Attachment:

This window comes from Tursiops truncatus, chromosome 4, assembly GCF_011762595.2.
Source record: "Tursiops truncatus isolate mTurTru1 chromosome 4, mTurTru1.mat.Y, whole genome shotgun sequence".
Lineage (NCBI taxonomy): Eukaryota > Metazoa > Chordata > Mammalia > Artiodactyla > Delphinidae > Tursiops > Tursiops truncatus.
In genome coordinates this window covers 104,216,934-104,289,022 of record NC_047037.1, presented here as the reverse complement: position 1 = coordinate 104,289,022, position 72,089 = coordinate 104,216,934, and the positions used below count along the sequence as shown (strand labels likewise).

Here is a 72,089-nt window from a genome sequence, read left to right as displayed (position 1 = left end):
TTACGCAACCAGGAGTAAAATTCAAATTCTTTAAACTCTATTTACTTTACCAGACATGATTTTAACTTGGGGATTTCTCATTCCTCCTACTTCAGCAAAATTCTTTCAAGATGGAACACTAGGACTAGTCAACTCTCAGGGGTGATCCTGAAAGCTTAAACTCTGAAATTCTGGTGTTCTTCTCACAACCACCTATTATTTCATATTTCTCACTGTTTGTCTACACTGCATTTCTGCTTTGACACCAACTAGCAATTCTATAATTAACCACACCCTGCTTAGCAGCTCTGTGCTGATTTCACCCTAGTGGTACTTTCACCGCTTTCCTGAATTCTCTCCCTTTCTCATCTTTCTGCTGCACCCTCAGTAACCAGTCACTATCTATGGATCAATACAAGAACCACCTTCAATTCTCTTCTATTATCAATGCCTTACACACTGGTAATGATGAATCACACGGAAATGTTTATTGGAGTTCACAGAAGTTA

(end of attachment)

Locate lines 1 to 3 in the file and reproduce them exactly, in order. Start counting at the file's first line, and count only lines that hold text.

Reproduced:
This window comes from Tursiops truncatus, chromosome 4, assembly GCF_011762595.2.
Source record: "Tursiops truncatus isolate mTurTru1 chromosome 4, mTurTru1.mat.Y, whole genome shotgun sequence".
Lineage (NCBI taxonomy): Eukaryota > Metazoa > Chordata > Mammalia > Artiodactyla > Delphinidae > Tursiops > Tursiops truncatus.